“Rolf?” The tall man becomes silent when Hilda speaks. “So it’s true?” Her gaze is gentle and warm. “Ye have been playing that mammal game?”

Lars grunts. “I didn’t want to believe it. My always busy son, wasting his time with pointless mammal pursuits.” He shakes his head at Rolf. “Have ye at least gotten paid once or twice for it?”

He turns to them, mouth open. “Ye both knew?”

Hilda sighs and bobs her head. “Ye had a lady caller once, who had tracked ye to our home. We weren’t sure if we should believe her story, but we told her the truth, that we don’t know when ye will next visit. She only came back a few times after that.”

“It’s embarrassing,” Lars grumbles. “I have met the rare shapeshifter family with a son or daughter who uses the mammal game to make a living, but no one talks proudly of them. Even the mammals don’t like to talk about their game.”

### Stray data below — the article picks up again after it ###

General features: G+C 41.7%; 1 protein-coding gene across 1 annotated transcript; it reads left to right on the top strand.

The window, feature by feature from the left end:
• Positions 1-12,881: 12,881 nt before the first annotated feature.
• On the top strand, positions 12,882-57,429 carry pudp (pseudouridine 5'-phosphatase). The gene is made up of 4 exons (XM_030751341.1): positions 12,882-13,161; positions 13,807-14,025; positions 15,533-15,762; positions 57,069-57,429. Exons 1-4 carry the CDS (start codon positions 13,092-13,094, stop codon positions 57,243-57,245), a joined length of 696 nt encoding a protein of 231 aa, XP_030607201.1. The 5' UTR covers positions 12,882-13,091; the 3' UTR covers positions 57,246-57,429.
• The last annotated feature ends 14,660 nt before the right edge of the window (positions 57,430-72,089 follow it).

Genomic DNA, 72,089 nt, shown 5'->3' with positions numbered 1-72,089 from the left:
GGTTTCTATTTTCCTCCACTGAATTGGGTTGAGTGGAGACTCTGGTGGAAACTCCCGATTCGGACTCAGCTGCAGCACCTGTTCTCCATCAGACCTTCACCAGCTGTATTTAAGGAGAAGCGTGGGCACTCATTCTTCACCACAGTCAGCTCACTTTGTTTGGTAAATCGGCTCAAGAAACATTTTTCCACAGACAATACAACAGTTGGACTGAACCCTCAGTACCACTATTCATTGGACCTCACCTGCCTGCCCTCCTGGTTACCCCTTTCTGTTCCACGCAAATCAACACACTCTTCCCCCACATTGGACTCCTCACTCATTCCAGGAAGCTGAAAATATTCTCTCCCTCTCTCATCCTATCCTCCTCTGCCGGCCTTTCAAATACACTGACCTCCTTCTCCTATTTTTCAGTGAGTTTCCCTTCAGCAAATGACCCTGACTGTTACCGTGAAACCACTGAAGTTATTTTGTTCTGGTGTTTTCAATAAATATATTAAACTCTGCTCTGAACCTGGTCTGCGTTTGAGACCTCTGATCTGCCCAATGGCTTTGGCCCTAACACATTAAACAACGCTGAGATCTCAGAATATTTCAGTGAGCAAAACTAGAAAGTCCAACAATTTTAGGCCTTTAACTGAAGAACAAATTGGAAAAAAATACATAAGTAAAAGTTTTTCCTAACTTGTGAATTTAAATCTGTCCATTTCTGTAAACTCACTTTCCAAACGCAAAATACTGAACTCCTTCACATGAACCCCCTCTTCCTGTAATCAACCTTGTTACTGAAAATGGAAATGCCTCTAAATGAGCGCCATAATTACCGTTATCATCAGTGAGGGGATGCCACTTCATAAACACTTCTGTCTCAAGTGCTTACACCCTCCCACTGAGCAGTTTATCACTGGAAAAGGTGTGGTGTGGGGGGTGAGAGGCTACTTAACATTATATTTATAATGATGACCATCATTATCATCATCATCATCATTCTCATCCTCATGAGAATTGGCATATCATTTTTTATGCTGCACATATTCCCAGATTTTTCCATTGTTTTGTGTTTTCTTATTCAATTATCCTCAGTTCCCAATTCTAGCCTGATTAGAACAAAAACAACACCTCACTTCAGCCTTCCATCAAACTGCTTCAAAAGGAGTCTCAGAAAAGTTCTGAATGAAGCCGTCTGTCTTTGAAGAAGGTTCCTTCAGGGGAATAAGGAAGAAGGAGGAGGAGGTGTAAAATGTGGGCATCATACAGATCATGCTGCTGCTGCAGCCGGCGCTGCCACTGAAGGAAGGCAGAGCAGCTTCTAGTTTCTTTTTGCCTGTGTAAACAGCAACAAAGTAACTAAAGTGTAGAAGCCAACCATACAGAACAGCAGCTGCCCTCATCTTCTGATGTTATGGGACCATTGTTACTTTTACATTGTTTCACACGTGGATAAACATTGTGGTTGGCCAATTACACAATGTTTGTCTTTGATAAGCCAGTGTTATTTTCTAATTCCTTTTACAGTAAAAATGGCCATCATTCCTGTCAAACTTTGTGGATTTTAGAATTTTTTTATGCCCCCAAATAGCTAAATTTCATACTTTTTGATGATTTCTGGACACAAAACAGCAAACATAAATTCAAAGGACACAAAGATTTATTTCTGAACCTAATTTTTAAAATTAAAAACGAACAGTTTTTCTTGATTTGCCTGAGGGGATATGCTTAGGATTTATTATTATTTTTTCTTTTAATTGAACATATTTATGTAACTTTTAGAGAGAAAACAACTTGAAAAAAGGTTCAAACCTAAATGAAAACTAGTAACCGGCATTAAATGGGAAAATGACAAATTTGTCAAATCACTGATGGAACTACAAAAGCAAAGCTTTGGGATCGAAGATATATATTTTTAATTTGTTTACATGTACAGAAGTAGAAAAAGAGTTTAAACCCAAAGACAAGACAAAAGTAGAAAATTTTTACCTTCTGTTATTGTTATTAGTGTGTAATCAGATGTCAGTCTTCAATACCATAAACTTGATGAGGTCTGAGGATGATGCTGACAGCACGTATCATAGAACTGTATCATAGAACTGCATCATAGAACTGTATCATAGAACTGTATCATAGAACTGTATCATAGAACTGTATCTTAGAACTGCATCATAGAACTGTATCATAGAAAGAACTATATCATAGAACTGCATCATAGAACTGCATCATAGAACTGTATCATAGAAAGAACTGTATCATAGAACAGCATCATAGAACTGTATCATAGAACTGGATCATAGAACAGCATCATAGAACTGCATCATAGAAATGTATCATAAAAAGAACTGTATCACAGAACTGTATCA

Teal stares at the two elder shapeshifters. “Are you not concerned at all? He told me he was only a child at the time, shifted to look like an adult, so the woman did not realize what she was doing. In other words, he was exposed to adult matters at a young age. The effects of that are very serious.”

Lars shakes his head. “What could be serious about a child playing a game?” He turns to his wife. “Hilda, ye know more about the mammals, explain this to me.”

She pats his arm. “Lars, the mammals like to play their game with those of the same age. They use the game among themselves to produce offspring, and like us they would not want to leave a partner to care for a child alone.”

“Is that all?” He grunts, and shrugs. “So Rolf learned the game from this woman, and she thought a child would be formed. It sounds like Rolf tricked her well.”

Teal growls, “And how is his learning the act of creating a child not concerning to you? Rolf was harmed by that exposure.”

“How?” Lars leans back in his chair.

“She is a human, she may not know.” Hilda smiles and bobs her head. “Lars, ye are right, we should have another child before I am too old. Give me yer seed.”

Lars shrugs. His cheek mandibles flip forward and spin around each other, secreting a white substance like spider silk. When he has a large wad of the stuff, Lars sticks the wad half inside his mouth, spinning it to coat the wad with saliva.